After watching her brother compete in taekwondo, Jordan Kramer (C’22) started competing, too.
“When I was younger, I was 100% convinced that if my sibling could do it, I could do it, too,” says Kramer.
A biology major, cancer researcher and part-time professional baker, Kramer credits her perseverance and indomitable spirit to her taekwondo training, which took her to the U.S. Open and Junior Olympics.
“It’s a very brutal sport,” says Kramer. “You’re not just losing, you’re actually physically getting harmed. And so learning how to come back from difficulties and how to sort of grit your teeth and get through it was a huge thing for me.
Kramer’s brother was also interested in science. He would send her scientific papers and teach her how to read them. So she became interested in science, too.
“If he liked it, I liked it,” says Kramer. “There’s definitely a little bit of mad scientist energy behind it, but I just think it’s so much fun to play around with the different chemicals and do research so that you have information that no one else has.”
Kramer’s brother is currently enrolled in an M.D./Ph.D. program. Next fall, Kramer will pursue a D.Phil. in paediatrics at the University of Oxford with an intended career in medicine, too.
While Kramer has looked up to and learned a lot from her older brother, she has also forged academic and professional paths all her own.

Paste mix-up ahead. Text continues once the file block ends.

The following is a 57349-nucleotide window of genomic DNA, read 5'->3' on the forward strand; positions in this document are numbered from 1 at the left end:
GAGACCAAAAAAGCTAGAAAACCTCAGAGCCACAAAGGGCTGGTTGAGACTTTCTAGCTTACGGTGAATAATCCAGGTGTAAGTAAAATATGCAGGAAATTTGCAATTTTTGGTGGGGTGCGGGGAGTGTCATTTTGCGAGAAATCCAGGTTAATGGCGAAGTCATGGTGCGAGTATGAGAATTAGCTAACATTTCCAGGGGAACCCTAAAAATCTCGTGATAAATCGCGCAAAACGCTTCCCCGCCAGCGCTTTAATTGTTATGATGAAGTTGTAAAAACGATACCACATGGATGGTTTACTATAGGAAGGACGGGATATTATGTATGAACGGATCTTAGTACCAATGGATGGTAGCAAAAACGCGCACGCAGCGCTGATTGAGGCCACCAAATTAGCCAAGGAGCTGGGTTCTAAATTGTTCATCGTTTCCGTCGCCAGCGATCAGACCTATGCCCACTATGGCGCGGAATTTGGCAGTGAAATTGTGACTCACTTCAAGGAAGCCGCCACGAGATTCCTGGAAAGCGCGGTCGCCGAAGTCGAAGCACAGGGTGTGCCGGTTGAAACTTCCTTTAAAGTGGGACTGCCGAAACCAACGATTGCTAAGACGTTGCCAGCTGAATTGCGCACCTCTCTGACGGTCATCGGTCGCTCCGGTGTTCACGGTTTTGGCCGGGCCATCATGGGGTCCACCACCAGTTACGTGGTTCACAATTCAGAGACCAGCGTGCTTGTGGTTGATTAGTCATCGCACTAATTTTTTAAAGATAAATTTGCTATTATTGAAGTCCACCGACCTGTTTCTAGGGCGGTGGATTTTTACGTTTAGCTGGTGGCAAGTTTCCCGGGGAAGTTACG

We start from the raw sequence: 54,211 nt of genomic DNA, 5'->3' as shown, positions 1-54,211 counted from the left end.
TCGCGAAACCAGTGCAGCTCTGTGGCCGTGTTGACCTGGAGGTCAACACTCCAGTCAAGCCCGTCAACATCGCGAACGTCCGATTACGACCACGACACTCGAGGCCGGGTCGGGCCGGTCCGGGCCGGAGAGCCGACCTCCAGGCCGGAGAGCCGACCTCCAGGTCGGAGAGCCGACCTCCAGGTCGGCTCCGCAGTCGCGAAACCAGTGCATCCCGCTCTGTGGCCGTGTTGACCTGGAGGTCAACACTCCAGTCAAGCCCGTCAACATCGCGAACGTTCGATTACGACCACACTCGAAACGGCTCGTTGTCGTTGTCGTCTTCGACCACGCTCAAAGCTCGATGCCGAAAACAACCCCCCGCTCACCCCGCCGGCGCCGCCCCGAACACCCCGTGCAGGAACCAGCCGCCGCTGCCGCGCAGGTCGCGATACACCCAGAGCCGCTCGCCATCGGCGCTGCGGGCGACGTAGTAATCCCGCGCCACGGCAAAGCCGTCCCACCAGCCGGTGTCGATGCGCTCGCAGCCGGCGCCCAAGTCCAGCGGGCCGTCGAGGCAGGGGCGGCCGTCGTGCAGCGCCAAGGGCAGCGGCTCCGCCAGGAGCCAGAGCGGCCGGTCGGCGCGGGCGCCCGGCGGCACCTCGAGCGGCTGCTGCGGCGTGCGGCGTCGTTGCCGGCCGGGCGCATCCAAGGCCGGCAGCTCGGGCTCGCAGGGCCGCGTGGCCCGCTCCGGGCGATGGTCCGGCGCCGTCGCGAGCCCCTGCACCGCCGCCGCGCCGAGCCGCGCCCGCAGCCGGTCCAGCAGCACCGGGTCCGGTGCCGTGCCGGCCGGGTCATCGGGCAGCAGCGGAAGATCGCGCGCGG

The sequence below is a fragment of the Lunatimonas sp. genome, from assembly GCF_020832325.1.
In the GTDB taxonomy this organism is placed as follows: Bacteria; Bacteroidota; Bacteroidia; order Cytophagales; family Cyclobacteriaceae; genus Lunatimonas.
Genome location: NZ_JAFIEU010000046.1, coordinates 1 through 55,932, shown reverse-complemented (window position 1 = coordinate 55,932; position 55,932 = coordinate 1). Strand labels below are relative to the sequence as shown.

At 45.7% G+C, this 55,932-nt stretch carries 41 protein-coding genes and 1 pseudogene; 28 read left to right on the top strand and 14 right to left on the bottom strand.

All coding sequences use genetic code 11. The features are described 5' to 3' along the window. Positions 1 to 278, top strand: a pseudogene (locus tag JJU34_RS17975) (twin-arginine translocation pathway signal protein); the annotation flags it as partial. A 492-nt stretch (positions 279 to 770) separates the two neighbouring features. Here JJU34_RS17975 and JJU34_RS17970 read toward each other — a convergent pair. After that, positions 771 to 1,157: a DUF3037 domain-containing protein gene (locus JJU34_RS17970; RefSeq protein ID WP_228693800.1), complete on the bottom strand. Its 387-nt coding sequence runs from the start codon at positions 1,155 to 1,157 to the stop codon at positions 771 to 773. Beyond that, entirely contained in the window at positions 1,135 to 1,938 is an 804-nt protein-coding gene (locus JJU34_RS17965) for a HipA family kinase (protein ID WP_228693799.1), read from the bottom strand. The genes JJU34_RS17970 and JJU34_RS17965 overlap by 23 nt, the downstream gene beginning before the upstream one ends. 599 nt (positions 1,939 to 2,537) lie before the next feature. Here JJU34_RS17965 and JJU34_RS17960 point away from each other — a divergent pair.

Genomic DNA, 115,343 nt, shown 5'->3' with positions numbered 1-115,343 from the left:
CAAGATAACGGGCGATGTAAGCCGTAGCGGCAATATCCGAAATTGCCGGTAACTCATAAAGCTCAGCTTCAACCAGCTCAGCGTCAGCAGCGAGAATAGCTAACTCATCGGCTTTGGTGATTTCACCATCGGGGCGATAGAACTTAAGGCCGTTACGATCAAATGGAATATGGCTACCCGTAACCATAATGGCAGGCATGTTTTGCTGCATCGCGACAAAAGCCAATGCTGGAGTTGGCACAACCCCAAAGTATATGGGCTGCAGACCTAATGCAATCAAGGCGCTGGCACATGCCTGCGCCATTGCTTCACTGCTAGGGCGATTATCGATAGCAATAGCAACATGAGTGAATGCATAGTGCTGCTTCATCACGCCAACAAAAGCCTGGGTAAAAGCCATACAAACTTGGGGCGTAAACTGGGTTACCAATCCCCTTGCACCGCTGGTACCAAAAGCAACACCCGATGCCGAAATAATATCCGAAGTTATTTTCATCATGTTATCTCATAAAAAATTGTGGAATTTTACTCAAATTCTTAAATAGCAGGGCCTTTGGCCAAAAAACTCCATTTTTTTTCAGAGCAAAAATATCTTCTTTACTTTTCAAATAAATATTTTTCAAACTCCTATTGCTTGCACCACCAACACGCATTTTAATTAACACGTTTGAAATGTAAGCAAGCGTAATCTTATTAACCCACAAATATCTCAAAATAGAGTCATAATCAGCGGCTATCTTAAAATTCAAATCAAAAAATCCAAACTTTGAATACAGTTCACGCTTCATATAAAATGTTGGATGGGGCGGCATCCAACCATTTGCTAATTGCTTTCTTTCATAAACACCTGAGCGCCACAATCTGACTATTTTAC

At 16 Kramer began conducting cancer research at a hospital in her hometown of Houston, TX. Her passion to continue this research brought her to Georgetown, where she received a Goldwater Scholarship for her excellence in the natural sciences, joined the Phi Beta Kappa honor society, participated in Georgetown’s academically rigorous Carroll Fellows Initiative and became a finalist for the prestigious Rhodes Scholarship.
The support Kramer received on the Hilltop — and from her brother a couple hundred miles away — confirmed her professional path toward research and medicine.
“Georgetown has amazing facilities and amazing research…and they also do such a good job of mentoring undergraduates,” says Kramer. “I can’t imagine any other school where professors would’ve taken the time to mentor me, to help me believe in myself, to help me work through projects and answer my questions.”
Fighting Cancer With Science
Heidi Elmendorf, associate professor of biology, taught Kramer in her “Foundations of Biology I” course. During office hours, Elmendorf encouraged Kramer to think beyond memorization of what might appear on a test and to consider what she could do with the material.
“She really made me feel like I could be good at science,” says Kramer.
Elmendorf helped connect Kramer to the lab of Dr. Richard Schlegel — the co-developer of the HPV vaccine and one of the main reasons Kramer came to Georgetown. When Kramer accepted a position in Schlegel’s lab — an opportunity normally unheard of for undergraduate students, let alone first-years — she began working on non-invasive treatments for cervical cancer.